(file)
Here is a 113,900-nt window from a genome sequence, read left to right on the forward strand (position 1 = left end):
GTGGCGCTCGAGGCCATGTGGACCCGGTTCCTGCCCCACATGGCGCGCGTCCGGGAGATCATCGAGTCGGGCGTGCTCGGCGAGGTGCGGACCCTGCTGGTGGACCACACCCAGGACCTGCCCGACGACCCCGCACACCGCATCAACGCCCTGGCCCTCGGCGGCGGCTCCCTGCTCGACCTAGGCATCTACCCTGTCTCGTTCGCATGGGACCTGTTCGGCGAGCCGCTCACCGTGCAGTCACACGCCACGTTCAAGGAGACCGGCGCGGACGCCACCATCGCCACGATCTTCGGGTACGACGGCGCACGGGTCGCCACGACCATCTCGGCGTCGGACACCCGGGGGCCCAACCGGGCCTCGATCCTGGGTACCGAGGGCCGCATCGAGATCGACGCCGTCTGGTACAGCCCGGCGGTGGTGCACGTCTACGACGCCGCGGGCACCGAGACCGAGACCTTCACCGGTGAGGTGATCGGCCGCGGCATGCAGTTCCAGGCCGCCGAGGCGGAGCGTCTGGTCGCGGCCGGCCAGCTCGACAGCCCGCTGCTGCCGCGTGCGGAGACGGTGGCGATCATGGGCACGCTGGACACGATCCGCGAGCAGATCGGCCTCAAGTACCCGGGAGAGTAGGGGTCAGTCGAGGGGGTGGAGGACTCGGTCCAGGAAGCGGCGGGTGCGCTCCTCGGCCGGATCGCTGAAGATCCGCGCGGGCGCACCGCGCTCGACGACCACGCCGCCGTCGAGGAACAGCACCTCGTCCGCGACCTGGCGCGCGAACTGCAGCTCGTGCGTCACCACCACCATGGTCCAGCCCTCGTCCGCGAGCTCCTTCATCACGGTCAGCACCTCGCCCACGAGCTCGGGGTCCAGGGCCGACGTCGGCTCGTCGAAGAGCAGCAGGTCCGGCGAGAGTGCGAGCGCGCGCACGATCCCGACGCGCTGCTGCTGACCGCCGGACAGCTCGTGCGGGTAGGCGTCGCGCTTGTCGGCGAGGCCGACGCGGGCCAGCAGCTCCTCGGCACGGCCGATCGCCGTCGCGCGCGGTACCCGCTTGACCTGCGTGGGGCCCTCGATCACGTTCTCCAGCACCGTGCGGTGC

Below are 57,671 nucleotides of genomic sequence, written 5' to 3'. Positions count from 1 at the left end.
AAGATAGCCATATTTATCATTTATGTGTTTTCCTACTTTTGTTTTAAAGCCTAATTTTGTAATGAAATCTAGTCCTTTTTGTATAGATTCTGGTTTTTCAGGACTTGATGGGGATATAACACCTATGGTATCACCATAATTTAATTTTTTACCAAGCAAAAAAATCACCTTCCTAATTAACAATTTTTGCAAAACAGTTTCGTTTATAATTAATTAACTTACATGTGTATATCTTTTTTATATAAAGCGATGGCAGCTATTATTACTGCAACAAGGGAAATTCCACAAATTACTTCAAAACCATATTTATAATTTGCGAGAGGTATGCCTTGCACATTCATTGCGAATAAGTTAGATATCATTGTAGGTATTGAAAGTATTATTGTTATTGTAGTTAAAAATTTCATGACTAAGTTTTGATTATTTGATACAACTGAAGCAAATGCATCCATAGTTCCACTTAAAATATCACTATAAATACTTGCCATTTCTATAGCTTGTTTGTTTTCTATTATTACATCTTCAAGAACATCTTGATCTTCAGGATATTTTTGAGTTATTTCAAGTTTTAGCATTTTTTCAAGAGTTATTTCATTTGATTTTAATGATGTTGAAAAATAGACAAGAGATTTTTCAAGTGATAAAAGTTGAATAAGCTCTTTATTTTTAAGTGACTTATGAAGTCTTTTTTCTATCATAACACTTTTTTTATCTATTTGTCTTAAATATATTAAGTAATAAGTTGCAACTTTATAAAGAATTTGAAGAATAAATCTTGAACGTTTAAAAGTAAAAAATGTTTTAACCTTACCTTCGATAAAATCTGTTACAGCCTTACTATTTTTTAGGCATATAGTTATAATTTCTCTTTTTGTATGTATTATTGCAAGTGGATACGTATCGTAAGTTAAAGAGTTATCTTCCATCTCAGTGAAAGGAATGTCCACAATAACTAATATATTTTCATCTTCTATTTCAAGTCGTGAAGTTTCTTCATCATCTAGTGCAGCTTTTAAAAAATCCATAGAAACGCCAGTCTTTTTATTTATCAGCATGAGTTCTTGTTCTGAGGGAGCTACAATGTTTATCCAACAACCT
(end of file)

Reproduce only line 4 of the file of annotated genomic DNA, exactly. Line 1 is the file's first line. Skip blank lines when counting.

AAGATAGCCATATTTATCATTTATGTGTTTTCCTACTTTTGTTTTAAAGCCTAATTTTGTAATGAAATCTAGTCCTTTTTGTATAGATTCTGGTTTTTCAGGACTTGATGGGGATATAACACCTATGGTATCACCATAATTTAATTTTTTACCAAGCAAAAAAATCACCTTCCTAATTAACAATTTTTGCAAAACAGTTTCGTTTATAATTAATTAACTTACATGTGTATATCTTTTTTATATAAAGCGATGGCAGCTATTATTACTGCAACAAGGGAAATTCCACAAATTACTTCAAAACCATATTTATAATTTGCGAGAGGTATGCCTTGCACATTCATTGCGAATAAGTTAGATATCATTGTAGGTATTGAAAGTATTATTGTTATTGTAGTTAAAAATTTCATGACTAAGTTTTGATTATTTGATACAACTGAAGCAAATGCATCCATAGTTCCACTTAAAATATCACTATAAATACTTGCCATTTCTATAGCTTGTTTGTTTTCTATTATTACATCTTCAAGAACATCTTGATCTTCAGGATATTTTTGAGTTATTTCAAGTTTTAGCATTTTTTCAAGAGTTATTTCATTTGATTTTAATGATGTTGAAAAATAGACAAGAGATTTTTCAAGTGATAAAAGTTGAATAAGCTCTTTATTTTTAAGTGACTTATGAAGTCTTTTTTCTATCATAACACTTTTTTTATCTATTTGTCTTAAATATATTAAGTAATAAGTTGCAACTTTATAAAGAATTTGAAGAATAAATCTTGAACGTTTAAAAGTAAAAAATGTTTTAACCTTACCTTCGATAAAATCTGTTACAGCCTTACTATTTTTTAGGCATATAGTTATAATTTCTCTTTTTGTATGTATTATTGCAAGTGGATACGTATCGTAAGTTAAAGAGTTATCTTCCATCTCAGTGAAAGGAATGTCCACAATAACTAATATATTTTCATCTTCTATTTCAAGTCGTGAAGTTTCTTCATCATCTAGTGCAGCTTTTAAAAAATCCATAGAAACGCCAGTCTTTTTATTTATCAGCATGAGTTCTTGTTCTGAGGGAGCTACAATGTTTATCCAACAACCT